By moving reliance away from carbon based fuels to renewable electric sources and energy storage, future development in cities may see the benefits inherent in the electric vehicle. Burning fuels create heat, water and carbon dioxide in the combustion process. They consume our breathable oxygen and pollute the atmosphere. Pipelines, tankers and rail cars can break and spill causing pollution. Exploration causes damage to the environment.

A city that is energy efficient and reliant on renewable sources of energy that benignly interact with the environment can approach self-sustainability and a high degree of resilience against disaster. This combined with designing to much higher standards which keep in mind the current volatility our climate is experiencing, and uses the lessons learned in other areas as indicators of best practices into the future.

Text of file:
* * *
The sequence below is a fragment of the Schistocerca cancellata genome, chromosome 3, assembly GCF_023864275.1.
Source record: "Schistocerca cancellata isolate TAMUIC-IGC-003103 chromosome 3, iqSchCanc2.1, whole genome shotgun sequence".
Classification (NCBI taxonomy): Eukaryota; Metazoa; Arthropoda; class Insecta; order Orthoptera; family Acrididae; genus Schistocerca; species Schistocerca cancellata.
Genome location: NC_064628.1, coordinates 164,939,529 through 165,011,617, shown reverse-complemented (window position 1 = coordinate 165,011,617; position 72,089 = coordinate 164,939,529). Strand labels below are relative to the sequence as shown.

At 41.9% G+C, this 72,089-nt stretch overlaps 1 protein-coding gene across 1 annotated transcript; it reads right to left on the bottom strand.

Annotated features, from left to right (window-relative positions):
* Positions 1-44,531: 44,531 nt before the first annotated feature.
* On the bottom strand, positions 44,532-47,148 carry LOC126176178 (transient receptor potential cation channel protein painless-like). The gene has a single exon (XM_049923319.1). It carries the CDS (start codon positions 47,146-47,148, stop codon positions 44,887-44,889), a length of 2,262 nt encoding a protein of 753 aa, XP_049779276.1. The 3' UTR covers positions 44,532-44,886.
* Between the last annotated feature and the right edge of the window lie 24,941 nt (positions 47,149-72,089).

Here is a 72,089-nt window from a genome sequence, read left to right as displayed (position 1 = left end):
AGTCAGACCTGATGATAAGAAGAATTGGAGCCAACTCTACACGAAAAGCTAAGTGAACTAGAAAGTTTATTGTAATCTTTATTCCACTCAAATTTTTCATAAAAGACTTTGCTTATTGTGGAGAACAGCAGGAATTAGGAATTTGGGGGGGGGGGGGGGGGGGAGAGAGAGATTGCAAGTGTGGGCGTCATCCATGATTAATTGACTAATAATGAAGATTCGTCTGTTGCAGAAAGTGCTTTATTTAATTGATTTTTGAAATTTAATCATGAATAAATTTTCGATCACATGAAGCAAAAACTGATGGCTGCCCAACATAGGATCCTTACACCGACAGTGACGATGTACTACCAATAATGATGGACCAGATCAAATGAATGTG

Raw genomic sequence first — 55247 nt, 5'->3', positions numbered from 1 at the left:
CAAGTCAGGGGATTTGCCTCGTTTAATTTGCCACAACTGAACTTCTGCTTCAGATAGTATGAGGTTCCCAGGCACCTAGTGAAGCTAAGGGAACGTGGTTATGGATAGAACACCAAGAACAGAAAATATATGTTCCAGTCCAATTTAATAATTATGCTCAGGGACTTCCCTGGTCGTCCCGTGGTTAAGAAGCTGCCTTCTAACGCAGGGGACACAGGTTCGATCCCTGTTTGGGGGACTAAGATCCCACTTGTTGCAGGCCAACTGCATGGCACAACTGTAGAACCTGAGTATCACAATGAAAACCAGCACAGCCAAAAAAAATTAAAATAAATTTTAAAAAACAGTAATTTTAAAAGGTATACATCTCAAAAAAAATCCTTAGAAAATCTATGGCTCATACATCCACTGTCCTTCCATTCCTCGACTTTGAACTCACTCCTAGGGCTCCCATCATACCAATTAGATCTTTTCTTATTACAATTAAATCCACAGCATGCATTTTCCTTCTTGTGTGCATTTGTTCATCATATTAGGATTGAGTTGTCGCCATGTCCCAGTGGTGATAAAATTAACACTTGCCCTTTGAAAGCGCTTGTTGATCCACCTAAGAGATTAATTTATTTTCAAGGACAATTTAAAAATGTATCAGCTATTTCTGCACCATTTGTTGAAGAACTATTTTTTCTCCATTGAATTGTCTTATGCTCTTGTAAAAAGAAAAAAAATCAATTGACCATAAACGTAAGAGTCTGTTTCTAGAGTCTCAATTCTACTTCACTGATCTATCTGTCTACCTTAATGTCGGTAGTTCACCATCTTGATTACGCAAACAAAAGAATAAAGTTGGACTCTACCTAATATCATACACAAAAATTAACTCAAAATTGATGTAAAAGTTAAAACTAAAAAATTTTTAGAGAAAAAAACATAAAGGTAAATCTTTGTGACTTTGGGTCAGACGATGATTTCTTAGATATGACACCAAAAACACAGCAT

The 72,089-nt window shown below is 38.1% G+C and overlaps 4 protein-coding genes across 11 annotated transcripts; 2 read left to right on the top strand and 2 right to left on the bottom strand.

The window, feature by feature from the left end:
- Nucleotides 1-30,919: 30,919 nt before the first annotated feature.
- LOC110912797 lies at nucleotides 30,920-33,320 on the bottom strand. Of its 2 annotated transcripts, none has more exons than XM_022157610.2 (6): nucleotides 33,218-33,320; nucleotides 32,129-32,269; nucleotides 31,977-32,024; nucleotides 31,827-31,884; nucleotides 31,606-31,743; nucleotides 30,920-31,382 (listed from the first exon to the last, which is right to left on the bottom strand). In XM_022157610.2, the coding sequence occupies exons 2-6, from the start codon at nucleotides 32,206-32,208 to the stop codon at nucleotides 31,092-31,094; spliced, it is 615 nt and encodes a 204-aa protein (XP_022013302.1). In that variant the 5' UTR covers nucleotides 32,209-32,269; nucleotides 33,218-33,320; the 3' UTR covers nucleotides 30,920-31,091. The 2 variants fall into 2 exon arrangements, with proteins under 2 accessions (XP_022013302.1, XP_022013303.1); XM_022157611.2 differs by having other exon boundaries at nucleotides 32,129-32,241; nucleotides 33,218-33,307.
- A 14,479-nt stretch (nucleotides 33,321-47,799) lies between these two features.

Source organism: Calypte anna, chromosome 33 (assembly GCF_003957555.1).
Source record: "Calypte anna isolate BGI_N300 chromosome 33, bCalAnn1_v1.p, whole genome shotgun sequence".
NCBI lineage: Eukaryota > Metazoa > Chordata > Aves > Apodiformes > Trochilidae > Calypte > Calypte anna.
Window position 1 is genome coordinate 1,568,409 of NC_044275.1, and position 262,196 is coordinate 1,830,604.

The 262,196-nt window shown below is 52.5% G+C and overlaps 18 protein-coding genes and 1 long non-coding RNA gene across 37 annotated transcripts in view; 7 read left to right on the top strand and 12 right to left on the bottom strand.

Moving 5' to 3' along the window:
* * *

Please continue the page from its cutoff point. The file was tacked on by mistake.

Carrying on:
References

  1. Hurricane Harvey Damages Could Cost up to $180 Billion
  2. Global warming is ‘causing more hurricanes’
  3. “3 Performance of Coastal Risk Reduction Strategies.” National Research Council. 2014. Reducing Coastal Risk on the East and Gulf Coasts. Washington, DC: The National Academies Press. doi: 10.17226/18811.
  4. Rising Sea Levels May Limit New Orleans Adaptation Efforts
  5. Houston is experiencing its third ‘500-year’ flood in 3 years. How is that possible?
  6. Hurricane Harvey Slams Texas With Devastating Force
  7. GOLDMAN: Harvey’s damage to America’s oil industry could last several months

Turning to Net Zero for Buildings – The HERS Index

Over the last few months my time has been occupied with travel and work. Relocation and working in construction has consumed certain amounts of time. In the process I have continued to learn and observe my working environment from the perspective of a mechanical engineer.

I have upgraded some of my technology, investing in a smart phone for it’s utility and ease of connection. However, this newer tech is still not the best for longer term research and curation efforts, such as this blog. I am happy to report I have managed to land a longer term residence which now will provide me the needed stability and access to resources, while I can set up my work space needed for more intensive endeavours.